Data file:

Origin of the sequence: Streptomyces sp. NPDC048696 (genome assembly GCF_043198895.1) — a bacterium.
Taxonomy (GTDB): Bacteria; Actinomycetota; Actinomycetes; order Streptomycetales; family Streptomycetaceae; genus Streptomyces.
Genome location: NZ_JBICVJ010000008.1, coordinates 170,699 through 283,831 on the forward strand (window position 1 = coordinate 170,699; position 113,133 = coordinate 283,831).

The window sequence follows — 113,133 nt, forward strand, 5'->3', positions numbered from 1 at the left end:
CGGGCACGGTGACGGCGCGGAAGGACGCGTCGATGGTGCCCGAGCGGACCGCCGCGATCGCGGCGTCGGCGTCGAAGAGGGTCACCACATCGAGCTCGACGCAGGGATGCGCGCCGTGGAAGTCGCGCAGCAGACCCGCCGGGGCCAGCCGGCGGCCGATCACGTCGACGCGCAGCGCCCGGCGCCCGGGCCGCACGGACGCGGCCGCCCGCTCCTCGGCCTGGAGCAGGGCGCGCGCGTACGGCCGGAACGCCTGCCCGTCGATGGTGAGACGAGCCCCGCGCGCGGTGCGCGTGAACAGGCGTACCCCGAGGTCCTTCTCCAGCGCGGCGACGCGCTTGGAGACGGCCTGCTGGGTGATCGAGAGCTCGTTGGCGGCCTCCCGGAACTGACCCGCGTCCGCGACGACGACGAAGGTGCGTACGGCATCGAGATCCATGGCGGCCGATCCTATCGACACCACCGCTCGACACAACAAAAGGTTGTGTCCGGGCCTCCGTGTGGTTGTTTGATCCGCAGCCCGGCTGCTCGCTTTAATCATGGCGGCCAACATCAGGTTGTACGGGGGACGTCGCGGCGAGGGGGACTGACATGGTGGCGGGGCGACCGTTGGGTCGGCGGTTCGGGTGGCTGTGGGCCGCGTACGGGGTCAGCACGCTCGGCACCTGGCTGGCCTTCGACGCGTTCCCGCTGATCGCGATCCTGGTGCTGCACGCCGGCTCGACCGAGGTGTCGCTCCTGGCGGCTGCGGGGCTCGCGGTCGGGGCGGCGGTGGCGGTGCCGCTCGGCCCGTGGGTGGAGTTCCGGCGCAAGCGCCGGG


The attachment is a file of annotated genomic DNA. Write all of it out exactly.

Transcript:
Origin of the sequence: Streptomyces sp. NPDC048696 (genome assembly GCF_043198895.1) — a bacterium.
Taxonomy (GTDB): Bacteria; Actinomycetota; Actinomycetes; order Streptomycetales; family Streptomycetaceae; genus Streptomyces.
Genome location: NZ_JBICVJ010000008.1, coordinates 170,699 through 283,831 on the forward strand (window position 1 = coordinate 170,699; position 113,133 = coordinate 283,831).

The window sequence follows — 113,133 nt, forward strand, 5'->3', positions numbered from 1 at the left end:
CGGGCACGGTGACGGCGCGGAAGGACGCGTCGATGGTGCCCGAGCGGACCGCCGCGATCGCGGCGTCGGCGTCGAAGAGGGTCACCACATCGAGCTCGACGCAGGGATGCGCGCCGTGGAAGTCGCGCAGCAGACCCGCCGGGGCCAGCCGGCGGCCGATCACGTCGACGCGCAGCGCCCGGCGCCCGGGCCGCACGGACGCGGCCGCCCGCTCCTCGGCCTGGAGCAGGGCGCGCGCGTACGGCCGGAACGCCTGCCCGTCGATGGTGAGACGAGCCCCGCGCGCGGTGCGCGTGAACAGGCGTACCCCGAGGTCCTTCTCCAGCGCGGCGACGCGCTTGGAGACGGCCTGCTGGGTGATCGAGAGCTCGTTGGCGGCCTCCCGGAACTGACCCGCGTCCGCGACGACGACGAAGGTGCGTACGGCATCGAGATCCATGGCGGCCGATCCTATCGACACCACCGCTCGACACAACAAAAGGTTGTGTCCGGGCCTCCGTGTGGTTGTTTGATCCGCAGCCCGGCTGCTCGCTTTAATCATGGCGGCCAACATCAGGTTGTACGGGGGACGTCGCGGCGAGGGGGACTGACATGGTGGCGGGGCGACCGTTGGGTCGGCGGTTCGGGTGGCTGTGGGCCGCGTACGGGGTCAGCACGCTCGGCACCTGGCTGGCCTTCGACGCGTTCCCGCTGATCGCGATCCTGGTGCTGCACGCCGGCTCGACCGAGGTGTCGCTCCTGGCGGCTGCGGGGCTCGCGGTCGGGGCGGCGGTGGCGGTGCCGCTCGGCCCGTGGGTGGAGTTCCGGCGCAAGCGCCGGG